It was about that time that I moved into Dynamax optical assembly. After learning that assembly process, I could break down and reassemble the entire instrument – something that I’ve never forgotten.
The optical assembly of the Dynamax was pretty simple, you build the primary, install it, assemble corrector/secondary, install it, and then star test the instrument. Adjustments were made by rotating the corrector, and changing optical components if necessary. It would take from one to four hours to build one, and after you have an acceptable image, you cleaned the living hell out of it and lock everything in place. Two assembled scopes a day was a pretty good output, because there were a lot of little assembly operations that we all helped out with.
This was my assembly bench in the plant. It was as steady as a rock – until the local train ran by. I’d place a telescope mount with its empty tube up on that stack of cinder blocks, and assemble and install the optics. The 8” tube assembly you see was our artificial star – it was like looking through a telescope into another telescope – which had a laser shining directly into its eyepiece. It made an excellent artificial star.
Optics at Criterion
My understanding of the optical fabrication at Criterion is observational – I never worked in the department. I understood enough about telescopes to be able to figure out what was going on, but it would be a misstatement to say I was an active participant in the optics shop. I helped out with some operations from time to time, but we all did.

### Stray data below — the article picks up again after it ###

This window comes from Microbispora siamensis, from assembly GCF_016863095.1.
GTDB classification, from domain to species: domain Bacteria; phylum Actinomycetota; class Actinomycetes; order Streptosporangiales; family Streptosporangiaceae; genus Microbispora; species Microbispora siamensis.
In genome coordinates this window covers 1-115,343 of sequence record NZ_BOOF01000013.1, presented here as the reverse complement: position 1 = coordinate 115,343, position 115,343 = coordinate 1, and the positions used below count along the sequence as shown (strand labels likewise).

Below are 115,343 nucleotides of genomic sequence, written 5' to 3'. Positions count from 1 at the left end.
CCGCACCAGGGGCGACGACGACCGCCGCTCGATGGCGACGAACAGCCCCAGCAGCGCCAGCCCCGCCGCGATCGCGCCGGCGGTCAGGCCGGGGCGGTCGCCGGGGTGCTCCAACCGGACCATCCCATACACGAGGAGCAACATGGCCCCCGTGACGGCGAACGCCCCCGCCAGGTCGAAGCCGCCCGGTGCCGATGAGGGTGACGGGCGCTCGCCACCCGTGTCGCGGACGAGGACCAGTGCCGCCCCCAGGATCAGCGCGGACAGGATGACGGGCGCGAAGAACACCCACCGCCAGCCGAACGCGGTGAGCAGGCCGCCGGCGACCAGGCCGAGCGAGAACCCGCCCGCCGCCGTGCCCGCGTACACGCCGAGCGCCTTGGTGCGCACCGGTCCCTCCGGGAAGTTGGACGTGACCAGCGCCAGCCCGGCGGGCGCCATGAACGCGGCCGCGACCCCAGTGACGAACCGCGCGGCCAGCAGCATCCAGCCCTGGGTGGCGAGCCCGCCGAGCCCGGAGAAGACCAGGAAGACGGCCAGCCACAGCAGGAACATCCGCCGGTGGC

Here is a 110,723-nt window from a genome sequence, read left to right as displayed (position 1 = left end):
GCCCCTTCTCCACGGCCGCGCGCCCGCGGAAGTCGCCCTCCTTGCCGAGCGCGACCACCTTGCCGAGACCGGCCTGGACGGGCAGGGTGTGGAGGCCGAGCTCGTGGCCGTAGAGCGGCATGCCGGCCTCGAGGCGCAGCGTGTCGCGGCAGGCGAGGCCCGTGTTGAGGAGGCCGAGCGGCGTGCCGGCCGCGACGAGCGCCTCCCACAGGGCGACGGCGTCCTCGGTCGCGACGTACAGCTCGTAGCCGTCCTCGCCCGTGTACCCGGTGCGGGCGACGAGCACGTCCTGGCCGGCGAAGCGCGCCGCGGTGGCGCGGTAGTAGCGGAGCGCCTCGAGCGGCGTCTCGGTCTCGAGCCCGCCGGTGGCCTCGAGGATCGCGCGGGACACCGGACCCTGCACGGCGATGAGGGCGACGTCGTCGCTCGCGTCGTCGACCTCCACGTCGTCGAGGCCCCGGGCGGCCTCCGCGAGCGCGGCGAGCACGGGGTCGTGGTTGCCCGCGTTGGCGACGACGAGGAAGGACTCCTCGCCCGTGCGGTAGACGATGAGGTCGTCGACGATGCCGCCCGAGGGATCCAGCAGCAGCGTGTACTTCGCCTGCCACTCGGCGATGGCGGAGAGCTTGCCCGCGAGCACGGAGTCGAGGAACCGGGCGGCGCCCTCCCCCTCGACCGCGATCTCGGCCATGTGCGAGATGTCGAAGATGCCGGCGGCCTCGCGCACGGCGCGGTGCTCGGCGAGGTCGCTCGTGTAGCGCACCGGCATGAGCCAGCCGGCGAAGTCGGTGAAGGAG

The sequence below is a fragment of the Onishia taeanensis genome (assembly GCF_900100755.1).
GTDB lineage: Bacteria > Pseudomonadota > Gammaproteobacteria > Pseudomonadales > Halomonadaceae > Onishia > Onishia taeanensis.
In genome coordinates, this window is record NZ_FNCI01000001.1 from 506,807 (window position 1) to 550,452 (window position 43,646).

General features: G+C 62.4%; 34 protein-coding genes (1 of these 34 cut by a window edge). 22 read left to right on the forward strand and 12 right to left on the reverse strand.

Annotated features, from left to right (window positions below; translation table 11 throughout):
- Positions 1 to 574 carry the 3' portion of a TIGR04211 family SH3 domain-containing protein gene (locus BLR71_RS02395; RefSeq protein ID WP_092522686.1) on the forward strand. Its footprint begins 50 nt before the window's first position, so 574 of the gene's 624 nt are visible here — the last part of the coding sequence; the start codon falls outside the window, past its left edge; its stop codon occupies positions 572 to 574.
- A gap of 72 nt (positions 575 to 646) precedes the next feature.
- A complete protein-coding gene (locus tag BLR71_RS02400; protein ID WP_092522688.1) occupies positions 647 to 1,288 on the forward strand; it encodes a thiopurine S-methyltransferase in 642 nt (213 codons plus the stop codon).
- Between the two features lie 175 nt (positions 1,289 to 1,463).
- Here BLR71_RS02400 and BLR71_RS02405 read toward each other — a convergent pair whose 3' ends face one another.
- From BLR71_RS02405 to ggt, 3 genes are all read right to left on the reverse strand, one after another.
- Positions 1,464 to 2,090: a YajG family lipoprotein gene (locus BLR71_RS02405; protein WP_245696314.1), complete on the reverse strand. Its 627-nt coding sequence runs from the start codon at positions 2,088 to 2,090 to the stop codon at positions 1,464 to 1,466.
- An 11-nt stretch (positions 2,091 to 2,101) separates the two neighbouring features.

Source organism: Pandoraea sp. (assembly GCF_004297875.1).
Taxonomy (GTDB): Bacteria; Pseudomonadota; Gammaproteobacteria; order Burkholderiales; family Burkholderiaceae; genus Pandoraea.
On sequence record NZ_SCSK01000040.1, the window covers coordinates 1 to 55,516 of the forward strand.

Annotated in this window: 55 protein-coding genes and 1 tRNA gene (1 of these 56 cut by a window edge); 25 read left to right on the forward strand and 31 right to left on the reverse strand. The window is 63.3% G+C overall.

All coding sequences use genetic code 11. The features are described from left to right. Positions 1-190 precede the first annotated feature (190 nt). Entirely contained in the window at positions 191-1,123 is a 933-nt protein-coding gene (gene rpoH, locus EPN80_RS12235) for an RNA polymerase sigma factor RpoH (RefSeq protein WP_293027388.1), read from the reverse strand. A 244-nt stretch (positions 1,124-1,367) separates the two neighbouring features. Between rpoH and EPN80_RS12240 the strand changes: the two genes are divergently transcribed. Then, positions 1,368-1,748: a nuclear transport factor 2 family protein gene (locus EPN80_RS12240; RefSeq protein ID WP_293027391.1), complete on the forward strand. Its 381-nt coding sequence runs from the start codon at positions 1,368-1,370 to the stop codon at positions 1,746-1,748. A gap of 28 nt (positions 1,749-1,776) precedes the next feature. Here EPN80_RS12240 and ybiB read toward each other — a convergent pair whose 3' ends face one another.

Our RV-6 blanks arrived, and we placed them in a modified Bridgeport-type machine. The workholder spun while the tool head was in motion, inside a thick steel tray. You wouldn’t want to be around this machine if it throws a piece.
That machine is pictured here.
After removal from this machine, the mirrors were edged in a steel bowl with an abrasive mixture. From there, the pieces went to a grinding room. If my memory is correct, the first grinding tool was made of metal. The pieces were held by a weighted moving arm, and the tool would spin while the piece was moving across the tool – all in a wet mixture of slurry and grinding particles.